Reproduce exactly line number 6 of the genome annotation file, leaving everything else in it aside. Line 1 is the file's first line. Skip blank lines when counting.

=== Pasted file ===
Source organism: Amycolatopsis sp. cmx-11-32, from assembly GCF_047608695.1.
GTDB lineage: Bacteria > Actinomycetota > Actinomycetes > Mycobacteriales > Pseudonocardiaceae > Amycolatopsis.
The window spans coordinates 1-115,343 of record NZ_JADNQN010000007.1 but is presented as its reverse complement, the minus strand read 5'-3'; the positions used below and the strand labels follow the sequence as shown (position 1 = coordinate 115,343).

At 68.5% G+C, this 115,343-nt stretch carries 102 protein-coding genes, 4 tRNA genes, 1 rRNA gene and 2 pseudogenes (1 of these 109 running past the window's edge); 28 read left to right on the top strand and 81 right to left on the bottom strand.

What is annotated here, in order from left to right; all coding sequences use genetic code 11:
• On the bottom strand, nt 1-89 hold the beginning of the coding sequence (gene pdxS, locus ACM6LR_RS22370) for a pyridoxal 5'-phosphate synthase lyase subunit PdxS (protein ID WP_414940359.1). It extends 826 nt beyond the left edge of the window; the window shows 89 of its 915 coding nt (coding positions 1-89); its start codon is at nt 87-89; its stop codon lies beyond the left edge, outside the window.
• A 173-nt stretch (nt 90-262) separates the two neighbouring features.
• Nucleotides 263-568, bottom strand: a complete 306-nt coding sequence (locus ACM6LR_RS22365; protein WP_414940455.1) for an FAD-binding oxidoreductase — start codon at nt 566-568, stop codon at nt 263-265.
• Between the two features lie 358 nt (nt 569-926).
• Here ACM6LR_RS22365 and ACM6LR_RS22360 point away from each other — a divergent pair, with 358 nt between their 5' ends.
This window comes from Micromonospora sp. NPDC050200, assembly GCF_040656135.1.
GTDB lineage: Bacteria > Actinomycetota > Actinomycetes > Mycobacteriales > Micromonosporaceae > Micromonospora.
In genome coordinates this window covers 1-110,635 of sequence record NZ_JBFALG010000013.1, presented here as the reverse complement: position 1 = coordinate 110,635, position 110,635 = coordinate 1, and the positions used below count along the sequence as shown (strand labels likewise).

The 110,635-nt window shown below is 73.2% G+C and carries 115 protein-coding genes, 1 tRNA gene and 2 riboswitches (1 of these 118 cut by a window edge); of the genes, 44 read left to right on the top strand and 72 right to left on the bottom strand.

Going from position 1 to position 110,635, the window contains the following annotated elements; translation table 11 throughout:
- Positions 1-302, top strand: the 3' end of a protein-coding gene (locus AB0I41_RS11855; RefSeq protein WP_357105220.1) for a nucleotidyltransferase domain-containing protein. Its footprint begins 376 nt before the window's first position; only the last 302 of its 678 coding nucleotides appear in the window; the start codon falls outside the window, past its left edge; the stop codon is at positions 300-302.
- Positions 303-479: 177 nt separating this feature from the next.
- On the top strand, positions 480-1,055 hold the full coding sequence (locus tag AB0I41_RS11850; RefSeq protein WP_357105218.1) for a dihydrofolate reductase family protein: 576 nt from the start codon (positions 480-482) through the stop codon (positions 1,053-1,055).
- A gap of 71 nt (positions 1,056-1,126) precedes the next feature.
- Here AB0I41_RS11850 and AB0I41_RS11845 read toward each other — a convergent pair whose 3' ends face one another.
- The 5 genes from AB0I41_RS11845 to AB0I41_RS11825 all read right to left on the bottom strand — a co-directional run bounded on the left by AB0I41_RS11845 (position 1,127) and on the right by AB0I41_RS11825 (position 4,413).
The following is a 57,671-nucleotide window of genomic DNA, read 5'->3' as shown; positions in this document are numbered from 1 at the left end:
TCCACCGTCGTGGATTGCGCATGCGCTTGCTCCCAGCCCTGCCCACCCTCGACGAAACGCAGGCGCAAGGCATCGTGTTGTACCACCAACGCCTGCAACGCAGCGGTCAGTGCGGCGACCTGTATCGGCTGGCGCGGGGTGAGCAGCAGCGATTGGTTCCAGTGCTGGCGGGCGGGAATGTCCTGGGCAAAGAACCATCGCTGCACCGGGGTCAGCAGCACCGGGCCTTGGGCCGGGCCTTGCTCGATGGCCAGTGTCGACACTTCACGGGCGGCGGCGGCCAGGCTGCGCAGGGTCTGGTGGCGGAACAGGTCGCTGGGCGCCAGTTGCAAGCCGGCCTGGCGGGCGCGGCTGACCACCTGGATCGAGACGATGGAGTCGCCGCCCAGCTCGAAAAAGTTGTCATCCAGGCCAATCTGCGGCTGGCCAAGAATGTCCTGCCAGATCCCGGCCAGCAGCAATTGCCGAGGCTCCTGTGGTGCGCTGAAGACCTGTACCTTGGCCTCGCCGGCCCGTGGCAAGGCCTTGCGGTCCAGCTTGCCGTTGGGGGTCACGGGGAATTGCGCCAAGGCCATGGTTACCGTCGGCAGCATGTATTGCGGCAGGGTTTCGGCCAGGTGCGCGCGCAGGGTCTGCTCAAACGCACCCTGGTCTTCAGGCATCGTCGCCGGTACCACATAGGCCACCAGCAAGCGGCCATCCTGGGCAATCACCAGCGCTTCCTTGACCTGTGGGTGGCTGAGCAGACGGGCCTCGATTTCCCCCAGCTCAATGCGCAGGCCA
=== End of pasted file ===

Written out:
• On the bottom strand, nt 1-89 hold the beginning of the coding sequence (gene pdxS, locus ACM6LR_RS22370) for a pyridoxal 5'-phosphate synthase lyase subunit PdxS (protein ID WP_414940359.1). It extends 826 nt beyond the left edge of the window; the window shows 89 of its 915 coding nt (coding positions 1-89); its start codon is at nt 87-89; its stop codon lies beyond the left edge, outside the window.